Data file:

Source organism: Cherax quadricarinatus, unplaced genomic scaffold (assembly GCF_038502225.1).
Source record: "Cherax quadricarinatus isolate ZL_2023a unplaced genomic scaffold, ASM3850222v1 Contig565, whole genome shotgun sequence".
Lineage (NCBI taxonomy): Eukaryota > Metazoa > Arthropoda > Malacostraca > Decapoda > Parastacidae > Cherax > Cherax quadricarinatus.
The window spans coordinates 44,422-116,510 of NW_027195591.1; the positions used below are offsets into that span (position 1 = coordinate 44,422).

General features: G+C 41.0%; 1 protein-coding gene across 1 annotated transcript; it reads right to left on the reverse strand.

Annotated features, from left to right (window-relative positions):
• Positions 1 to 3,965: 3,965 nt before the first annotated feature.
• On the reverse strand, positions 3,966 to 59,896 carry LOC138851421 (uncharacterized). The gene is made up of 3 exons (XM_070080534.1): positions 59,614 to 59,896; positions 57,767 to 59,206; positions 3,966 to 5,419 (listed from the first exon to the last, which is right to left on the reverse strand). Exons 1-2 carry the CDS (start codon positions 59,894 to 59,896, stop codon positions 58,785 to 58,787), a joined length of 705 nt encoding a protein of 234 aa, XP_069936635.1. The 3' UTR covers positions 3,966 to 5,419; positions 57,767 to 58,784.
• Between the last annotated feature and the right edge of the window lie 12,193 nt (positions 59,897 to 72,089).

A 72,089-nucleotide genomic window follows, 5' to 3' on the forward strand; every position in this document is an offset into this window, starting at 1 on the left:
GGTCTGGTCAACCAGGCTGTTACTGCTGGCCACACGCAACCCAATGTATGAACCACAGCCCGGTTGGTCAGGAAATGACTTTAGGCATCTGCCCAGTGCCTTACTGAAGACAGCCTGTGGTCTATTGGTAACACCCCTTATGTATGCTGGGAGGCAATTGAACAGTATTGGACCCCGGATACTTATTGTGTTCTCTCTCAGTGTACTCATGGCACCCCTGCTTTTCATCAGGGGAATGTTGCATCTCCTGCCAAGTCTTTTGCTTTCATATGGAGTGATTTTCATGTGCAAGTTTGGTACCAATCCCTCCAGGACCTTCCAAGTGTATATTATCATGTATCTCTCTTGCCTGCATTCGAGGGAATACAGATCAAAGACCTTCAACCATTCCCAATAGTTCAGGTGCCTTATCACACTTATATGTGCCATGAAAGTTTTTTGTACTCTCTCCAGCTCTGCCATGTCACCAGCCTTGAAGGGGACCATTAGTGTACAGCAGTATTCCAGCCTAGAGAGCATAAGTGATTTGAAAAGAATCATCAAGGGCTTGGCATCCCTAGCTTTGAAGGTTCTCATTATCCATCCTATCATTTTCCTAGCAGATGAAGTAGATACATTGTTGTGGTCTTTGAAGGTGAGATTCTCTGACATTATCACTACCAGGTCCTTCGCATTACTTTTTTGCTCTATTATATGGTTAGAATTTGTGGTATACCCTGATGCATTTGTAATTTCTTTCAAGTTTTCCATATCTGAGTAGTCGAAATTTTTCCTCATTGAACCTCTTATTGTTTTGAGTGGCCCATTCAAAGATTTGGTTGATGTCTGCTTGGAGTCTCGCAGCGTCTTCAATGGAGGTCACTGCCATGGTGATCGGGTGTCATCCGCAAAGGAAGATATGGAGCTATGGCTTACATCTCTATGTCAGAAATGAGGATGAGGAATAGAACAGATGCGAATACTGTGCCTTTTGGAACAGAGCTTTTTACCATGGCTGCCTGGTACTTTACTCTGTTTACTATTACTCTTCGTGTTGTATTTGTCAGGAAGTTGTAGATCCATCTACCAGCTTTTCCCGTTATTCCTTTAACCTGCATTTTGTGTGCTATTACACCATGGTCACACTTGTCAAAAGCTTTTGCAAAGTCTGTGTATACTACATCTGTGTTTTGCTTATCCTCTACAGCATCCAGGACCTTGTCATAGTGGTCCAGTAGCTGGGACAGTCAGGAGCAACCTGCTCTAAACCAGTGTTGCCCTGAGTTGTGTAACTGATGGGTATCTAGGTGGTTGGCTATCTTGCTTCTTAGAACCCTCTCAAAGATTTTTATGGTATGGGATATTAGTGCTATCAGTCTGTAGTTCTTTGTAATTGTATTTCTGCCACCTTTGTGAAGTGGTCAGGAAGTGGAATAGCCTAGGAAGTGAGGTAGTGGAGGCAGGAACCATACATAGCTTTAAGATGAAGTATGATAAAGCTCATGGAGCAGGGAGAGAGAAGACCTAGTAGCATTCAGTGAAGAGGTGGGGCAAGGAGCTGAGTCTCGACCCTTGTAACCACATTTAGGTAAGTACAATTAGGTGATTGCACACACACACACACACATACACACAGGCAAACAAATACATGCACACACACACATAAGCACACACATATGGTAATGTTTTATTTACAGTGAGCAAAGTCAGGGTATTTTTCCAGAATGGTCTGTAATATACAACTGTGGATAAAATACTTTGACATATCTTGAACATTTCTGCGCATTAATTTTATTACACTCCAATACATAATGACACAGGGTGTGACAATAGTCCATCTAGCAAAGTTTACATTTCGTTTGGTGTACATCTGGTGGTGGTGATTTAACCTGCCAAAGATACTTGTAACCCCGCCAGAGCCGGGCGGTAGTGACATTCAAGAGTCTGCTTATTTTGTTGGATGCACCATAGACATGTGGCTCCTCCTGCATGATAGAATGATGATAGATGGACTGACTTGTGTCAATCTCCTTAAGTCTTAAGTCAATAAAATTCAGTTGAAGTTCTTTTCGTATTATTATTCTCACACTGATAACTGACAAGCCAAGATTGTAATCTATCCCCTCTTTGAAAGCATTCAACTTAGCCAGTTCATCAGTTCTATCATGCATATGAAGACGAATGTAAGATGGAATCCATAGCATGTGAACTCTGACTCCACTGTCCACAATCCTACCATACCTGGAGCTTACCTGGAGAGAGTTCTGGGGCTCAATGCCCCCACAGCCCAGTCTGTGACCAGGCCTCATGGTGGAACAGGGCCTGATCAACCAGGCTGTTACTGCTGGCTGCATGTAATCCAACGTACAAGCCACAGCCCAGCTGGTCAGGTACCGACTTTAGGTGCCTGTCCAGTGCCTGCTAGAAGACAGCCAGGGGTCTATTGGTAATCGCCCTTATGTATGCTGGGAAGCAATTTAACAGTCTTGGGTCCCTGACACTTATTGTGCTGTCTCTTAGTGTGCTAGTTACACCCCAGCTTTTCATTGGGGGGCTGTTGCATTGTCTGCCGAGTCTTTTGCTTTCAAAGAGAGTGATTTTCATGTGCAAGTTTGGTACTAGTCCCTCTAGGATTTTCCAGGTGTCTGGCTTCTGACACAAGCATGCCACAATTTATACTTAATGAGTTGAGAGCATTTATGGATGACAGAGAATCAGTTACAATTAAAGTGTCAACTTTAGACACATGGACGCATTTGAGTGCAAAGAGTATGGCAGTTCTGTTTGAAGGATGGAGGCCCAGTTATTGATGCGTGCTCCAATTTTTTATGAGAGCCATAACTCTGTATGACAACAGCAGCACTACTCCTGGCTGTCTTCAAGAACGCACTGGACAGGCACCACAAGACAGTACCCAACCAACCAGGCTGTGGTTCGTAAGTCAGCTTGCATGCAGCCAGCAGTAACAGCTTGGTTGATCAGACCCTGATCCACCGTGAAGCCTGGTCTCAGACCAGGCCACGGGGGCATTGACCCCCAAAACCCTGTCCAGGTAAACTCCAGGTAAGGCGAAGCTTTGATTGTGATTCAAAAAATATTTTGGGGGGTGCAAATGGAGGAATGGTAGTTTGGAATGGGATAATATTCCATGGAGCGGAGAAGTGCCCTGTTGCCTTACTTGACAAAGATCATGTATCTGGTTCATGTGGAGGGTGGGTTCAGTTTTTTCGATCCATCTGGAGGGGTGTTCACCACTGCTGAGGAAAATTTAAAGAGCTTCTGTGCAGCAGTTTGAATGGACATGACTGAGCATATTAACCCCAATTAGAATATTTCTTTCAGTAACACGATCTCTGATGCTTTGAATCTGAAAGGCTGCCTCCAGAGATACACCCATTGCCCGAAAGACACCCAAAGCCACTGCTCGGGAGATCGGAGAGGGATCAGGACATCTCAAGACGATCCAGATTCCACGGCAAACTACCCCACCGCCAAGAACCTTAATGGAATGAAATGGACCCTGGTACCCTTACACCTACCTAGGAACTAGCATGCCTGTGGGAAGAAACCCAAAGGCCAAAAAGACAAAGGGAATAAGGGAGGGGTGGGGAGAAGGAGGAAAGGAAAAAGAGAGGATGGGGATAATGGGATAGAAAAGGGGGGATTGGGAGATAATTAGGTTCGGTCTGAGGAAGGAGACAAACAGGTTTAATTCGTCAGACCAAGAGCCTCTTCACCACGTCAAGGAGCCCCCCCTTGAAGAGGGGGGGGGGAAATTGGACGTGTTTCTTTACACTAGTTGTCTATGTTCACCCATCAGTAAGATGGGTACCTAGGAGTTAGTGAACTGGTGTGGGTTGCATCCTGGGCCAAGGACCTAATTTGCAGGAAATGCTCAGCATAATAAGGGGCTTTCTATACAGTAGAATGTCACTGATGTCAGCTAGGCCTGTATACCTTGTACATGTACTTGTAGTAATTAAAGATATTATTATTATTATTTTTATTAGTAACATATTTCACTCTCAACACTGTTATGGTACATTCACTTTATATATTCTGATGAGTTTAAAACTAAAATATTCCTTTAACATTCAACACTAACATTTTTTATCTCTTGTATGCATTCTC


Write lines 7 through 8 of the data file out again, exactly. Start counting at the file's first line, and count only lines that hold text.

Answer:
• Positions 1 to 3,965: 3,965 nt before the first annotated feature.
• On the reverse strand, positions 3,966 to 59,896 carry LOC138851421 (uncharacterized). The gene is made up of 3 exons (XM_070080534.1): positions 59,614 to 59,896; positions 57,767 to 59,206; positions 3,966 to 5,419 (listed from the first exon to the last, which is right to left on the reverse strand). Exons 1-2 carry the CDS (start codon positions 59,894 to 59,896, stop codon positions 58,785 to 58,787), a joined length of 705 nt encoding a protein of 234 aa, XP_069936635.1. The 3' UTR covers positions 3,966 to 5,419; positions 57,767 to 58,784.